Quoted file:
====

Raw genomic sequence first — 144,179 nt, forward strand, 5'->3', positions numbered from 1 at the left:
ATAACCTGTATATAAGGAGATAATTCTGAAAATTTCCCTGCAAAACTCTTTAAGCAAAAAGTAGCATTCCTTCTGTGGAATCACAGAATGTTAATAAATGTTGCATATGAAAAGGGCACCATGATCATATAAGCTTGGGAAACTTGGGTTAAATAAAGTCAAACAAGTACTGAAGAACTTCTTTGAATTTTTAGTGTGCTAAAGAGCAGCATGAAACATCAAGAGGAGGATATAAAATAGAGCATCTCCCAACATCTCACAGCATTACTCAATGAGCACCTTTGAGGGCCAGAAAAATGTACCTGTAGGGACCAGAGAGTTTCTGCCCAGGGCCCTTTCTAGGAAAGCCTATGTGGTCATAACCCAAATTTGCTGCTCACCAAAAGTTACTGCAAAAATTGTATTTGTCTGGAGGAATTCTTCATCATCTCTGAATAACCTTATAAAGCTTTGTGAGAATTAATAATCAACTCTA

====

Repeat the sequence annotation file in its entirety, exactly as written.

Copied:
Raw genomic sequence first — 144,179 nt, forward strand, 5'->3', positions numbered from 1 at the left:
ATAACCTGTATATAAGGAGATAATTCTGAAAATTTCCCTGCAAAACTCTTTAAGCAAAAAGTAGCATTCCTTCTGTGGAATCACAGAATGTTAATAAATGTTGCATATGAAAAGGGCACCATGATCATATAAGCTTGGGAAACTTGGGTTAAATAAAGTCAAACAAGTACTGAAGAACTTCTTTGAATTTTTAGTGTGCTAAAGAGCAGCATGAAACATCAAGAGGAGGATATAAAATAGAGCATCTCCCAACATCTCACAGCATTACTCAATGAGCACCTTTGAGGGCCAGAAAAATGTACCTGTAGGGACCAGAGAGTTTCTGCCCAGGGCCCTTTCTAGGAAAGCCTATGTGGTCATAACCCAAATTTGCTGCTCACCAAAAGTTACTGCAAAAATTGTATTTGTCTGGAGGAATTCTTCATCATCTCTGAATAACCTTATAAAGCTTTGTGAGAATTAATAATCAACTCTA